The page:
Use of a Single-Item Screening Tool to Detect Clinically Significant Fatigue, Pain, Distress, and Anorexia in Ambulatory Cancer Practice

Zeeshan Butt*, Lynne I. Wagner, Jennifer L. Beaumont, Judith A. Paice, Amy H. Peterman, Dan Shevrin, Jamie H. Von Roenn, George Carro, Joshua L. Straus, J. Cameron Muir, David Cella

*Corresponding author for this work

Research output: Contribution to journalArticle

112 Scopus citations

Abstract

Fatigue, pain, distress, and anorexia are four commonly encountered symptoms in cancer. To evaluate the usefulness of a single-item screening for these symptoms, 597 ambulatory outpatients with solid tumors were administered a self-report screening instrument within the first 12 weeks of chemotherapy. Patients rated the severity of each symptom on a 0-10 scale, at its worst over the past three days, with higher ratings associated with higher symptom levels. From this sample, 148 patients also completed a more comprehensive assessment of these symptoms. Two criteria were used to determine optimal cut-off scores on the screening items: 1) the sensitivity and specificity of each screening item to predict clinical cases using receiver-operating characteristics analysis and 2) the proportion of patients at each screening score who reported that some relief of the target symptom would significantly improve their life. Optimal cut-off scores ranged from 4 to 6 depending on the target symptom (area under the curve range = 0.68-0.88). Use of single-item screening instruments for fatigue, pain, distress, and anorexia may assist routine clinical assessment in ambulatory oncology practice. In turn, such assessments may improve identification of those at risk of morbidity and decreased quality of life due to excess symptom burden.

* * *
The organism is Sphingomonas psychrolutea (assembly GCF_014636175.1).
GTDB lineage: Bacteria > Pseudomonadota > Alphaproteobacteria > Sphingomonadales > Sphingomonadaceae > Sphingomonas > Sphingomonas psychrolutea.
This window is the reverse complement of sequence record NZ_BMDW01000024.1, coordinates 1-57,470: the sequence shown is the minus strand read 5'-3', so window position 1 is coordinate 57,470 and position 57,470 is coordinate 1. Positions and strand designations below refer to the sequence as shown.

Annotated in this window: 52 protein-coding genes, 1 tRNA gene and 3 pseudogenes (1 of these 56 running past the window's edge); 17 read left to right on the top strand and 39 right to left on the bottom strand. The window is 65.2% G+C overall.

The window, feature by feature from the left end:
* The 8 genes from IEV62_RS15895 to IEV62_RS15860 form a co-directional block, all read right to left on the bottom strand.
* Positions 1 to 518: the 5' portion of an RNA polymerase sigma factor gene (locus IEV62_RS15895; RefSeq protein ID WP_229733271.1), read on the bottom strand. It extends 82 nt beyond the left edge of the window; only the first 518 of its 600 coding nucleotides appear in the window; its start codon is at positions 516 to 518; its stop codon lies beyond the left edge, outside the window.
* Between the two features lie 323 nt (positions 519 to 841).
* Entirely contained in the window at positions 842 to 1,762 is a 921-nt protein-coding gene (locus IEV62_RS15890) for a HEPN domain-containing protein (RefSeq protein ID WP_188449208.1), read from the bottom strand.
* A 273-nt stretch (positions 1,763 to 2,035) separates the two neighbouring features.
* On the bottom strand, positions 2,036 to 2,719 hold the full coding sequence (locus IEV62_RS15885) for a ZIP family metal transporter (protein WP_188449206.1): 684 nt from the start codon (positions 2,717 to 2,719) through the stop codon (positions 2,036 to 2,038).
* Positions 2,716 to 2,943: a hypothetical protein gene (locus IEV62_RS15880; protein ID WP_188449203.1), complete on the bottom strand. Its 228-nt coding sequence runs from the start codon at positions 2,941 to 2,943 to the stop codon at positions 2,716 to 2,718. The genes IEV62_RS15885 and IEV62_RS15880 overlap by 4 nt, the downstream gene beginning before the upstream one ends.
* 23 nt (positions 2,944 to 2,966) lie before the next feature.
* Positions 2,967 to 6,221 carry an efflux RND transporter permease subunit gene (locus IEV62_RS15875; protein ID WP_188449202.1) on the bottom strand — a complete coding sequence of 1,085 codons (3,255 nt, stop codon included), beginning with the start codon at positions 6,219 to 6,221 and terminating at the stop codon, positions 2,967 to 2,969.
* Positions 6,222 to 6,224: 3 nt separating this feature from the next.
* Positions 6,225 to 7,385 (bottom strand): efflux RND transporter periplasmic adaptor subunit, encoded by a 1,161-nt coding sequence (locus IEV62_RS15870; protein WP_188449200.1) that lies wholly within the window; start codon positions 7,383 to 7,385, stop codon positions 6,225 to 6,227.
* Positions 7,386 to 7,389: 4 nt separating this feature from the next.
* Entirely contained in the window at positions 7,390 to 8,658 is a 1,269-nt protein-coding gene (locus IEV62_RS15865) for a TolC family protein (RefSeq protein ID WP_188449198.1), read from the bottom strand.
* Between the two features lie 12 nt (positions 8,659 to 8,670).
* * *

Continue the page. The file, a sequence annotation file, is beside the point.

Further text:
Original languageEnglish (US)
Pages (from-to)20-30
Number of pages11
JournalJournal of Pain and Symptom Management
Volume35
Issue number1
DOIs
StatePublished - Jan 1 2008

Keywords

  • Screening
  • assessment
  • clinical significance
  • patient-reported outcomes

ASJC Scopus subject areas

  • Nursing(all)
  • Clinical Neurology
  • Anesthesiology and Pain Medicine

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